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Hemingway-Dietrich letters made public

March 31, 2007|David Weber | Associated Press

BOSTON — Ernest Hemingway, the self-appointed "Papa" of the literary world, liked calling his women friends "daughter," among them Marlene Dietrich, a bond documented in letters as steadfast, passionate and likely platonic.

The correspondence between the icons, who met aboard an ocean liner in 1934, details a complex, flirtatious relationship that offers no new evidence they were lovers.

Thirty letters that Hemingway wrote between 1949 and 1953 to the German-born actress and singer, whom Hemingway also called "My little Kraut," were made available to the public for the first time Thursday at the Ernest Hemingway Collection at the John F. Kennedy Presidential Library and Museum.

In a letter dated June 19, 1950, at 4 a.m., the Nobel Prize-winning author wrote: "You are getting so beautiful they will have to make passport pictures of you 9 feet tall. What do you really want to do for a life work? Break everybody's heart for a dime? You could always break mine for a nickel and I'd bring the nickel."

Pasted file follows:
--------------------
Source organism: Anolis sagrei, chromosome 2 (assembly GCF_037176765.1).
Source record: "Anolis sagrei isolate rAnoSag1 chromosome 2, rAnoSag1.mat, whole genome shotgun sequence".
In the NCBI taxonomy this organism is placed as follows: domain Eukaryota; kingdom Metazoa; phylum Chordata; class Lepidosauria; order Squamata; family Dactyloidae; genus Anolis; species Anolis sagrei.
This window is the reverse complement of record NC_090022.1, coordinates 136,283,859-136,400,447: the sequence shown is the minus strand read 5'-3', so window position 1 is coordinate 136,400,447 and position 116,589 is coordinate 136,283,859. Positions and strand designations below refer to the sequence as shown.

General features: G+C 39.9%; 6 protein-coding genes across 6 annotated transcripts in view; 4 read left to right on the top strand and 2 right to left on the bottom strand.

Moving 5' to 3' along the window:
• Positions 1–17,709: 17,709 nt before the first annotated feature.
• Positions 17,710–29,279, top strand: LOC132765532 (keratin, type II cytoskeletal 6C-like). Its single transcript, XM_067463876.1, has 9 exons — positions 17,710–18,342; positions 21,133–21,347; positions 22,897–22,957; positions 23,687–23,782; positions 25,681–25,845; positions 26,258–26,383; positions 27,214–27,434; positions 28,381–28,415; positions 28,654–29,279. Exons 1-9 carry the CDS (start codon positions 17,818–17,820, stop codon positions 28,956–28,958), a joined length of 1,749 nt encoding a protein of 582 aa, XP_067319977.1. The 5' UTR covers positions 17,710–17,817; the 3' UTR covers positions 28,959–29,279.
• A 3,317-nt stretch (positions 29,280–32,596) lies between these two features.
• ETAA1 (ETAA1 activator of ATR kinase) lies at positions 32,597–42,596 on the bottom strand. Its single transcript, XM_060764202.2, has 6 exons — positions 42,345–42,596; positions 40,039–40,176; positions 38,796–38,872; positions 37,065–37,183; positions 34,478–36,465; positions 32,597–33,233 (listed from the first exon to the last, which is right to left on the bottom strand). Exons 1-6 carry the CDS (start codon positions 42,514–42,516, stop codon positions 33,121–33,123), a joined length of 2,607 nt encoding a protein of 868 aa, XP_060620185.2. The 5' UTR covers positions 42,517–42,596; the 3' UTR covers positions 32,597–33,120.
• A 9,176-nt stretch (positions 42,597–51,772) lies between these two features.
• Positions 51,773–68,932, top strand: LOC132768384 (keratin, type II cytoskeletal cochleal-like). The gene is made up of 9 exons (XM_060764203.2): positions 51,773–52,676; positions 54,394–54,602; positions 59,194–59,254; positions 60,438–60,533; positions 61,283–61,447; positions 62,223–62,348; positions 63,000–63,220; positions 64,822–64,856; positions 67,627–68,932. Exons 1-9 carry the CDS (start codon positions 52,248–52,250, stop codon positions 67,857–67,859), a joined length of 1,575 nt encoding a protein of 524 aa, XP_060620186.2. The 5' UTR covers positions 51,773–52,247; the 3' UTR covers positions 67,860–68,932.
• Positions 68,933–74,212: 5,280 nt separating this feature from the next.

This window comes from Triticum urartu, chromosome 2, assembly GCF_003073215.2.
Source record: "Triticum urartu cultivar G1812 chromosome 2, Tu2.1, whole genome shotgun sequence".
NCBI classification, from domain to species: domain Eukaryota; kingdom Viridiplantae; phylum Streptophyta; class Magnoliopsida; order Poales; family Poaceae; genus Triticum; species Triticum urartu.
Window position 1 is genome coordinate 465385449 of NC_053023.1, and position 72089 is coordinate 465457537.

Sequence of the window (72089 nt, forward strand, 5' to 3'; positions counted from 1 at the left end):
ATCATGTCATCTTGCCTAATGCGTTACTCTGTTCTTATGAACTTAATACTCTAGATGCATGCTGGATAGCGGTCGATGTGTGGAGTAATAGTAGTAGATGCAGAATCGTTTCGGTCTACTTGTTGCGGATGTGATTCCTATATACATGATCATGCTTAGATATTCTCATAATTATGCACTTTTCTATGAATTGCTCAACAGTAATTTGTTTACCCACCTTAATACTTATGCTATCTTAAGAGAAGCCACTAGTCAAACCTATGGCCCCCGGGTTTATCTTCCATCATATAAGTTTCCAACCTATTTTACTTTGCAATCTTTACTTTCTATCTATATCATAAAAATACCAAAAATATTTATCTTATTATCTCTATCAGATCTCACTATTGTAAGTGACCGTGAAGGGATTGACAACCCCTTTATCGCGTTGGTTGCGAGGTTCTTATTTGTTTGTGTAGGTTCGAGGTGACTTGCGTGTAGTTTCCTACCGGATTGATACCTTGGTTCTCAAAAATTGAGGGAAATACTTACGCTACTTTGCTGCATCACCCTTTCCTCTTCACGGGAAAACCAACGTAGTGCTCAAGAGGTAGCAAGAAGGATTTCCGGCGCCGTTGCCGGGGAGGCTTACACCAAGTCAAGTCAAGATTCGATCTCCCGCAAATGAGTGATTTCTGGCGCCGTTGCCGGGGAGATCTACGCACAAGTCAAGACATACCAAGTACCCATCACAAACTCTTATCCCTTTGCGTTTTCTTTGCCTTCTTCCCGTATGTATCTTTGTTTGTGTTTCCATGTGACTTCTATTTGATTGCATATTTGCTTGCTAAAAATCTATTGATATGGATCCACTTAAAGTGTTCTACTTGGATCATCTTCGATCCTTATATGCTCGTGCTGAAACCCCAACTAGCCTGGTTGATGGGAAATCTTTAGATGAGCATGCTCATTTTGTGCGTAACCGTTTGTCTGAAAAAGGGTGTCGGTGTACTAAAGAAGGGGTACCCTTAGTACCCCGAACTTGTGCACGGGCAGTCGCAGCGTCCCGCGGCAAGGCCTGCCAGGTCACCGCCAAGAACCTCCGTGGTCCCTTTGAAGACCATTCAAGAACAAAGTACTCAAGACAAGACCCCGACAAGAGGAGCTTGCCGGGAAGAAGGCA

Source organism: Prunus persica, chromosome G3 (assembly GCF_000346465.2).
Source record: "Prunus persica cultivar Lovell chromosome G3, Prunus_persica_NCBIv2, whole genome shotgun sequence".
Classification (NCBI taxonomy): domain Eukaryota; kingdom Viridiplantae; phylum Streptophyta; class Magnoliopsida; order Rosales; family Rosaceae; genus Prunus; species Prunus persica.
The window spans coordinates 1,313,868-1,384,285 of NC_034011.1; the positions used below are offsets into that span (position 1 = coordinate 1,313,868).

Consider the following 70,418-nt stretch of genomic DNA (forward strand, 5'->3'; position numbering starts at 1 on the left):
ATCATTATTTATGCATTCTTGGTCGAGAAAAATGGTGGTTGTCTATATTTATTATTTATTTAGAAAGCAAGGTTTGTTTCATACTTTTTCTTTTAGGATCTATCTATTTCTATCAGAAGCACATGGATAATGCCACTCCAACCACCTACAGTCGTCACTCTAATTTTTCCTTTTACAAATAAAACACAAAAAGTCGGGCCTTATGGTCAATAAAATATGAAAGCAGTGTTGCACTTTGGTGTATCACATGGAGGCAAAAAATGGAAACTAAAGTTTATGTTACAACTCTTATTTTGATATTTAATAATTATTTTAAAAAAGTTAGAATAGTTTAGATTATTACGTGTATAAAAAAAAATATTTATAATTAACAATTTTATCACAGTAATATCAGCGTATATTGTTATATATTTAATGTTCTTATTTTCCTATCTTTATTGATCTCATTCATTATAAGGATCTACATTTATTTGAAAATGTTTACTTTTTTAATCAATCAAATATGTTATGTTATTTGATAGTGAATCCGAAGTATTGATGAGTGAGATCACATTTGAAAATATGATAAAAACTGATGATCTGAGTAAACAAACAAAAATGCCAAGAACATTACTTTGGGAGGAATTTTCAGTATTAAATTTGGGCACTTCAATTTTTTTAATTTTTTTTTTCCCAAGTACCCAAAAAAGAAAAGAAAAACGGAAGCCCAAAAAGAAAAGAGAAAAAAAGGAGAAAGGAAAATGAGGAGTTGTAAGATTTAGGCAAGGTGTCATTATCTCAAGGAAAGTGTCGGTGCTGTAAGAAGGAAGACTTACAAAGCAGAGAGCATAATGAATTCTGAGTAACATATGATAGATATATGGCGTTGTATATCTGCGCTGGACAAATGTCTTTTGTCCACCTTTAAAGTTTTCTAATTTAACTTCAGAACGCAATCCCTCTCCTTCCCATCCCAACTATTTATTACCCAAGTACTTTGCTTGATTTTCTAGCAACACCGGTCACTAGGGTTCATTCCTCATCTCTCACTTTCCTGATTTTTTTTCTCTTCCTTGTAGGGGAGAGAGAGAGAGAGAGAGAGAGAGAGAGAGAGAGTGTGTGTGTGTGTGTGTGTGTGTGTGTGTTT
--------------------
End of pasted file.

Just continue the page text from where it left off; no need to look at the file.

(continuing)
"Beloved Papa," Dietrich began a 1951 letter, "I think it is high time to tell you that I think of you constantly. I read your letters over and over and speak of you with a few chosen men. I have moved your photograph to my bedroom and mostly look at it rather helplessly."

Hemingway was 50 and Dietrich was 47 when their letter writing began. He described the relationship to his friend, writer A.E. Hotchner, by saying they fell in love when they met aboard the Ile de France but "we've never been to bed. Amazing but true. Victims of un-synchronized passion. Those times when I was out of love, the Kraut was deep in some romantic tribulation, and on those occasions when Dietrich was on the surface and swimming about with those marvelously seeking eyes, I was submerged."

The letters were donated to the library in 2003 by Dietrich's daughter, Maria Riva, on the condition that they be kept private until now.

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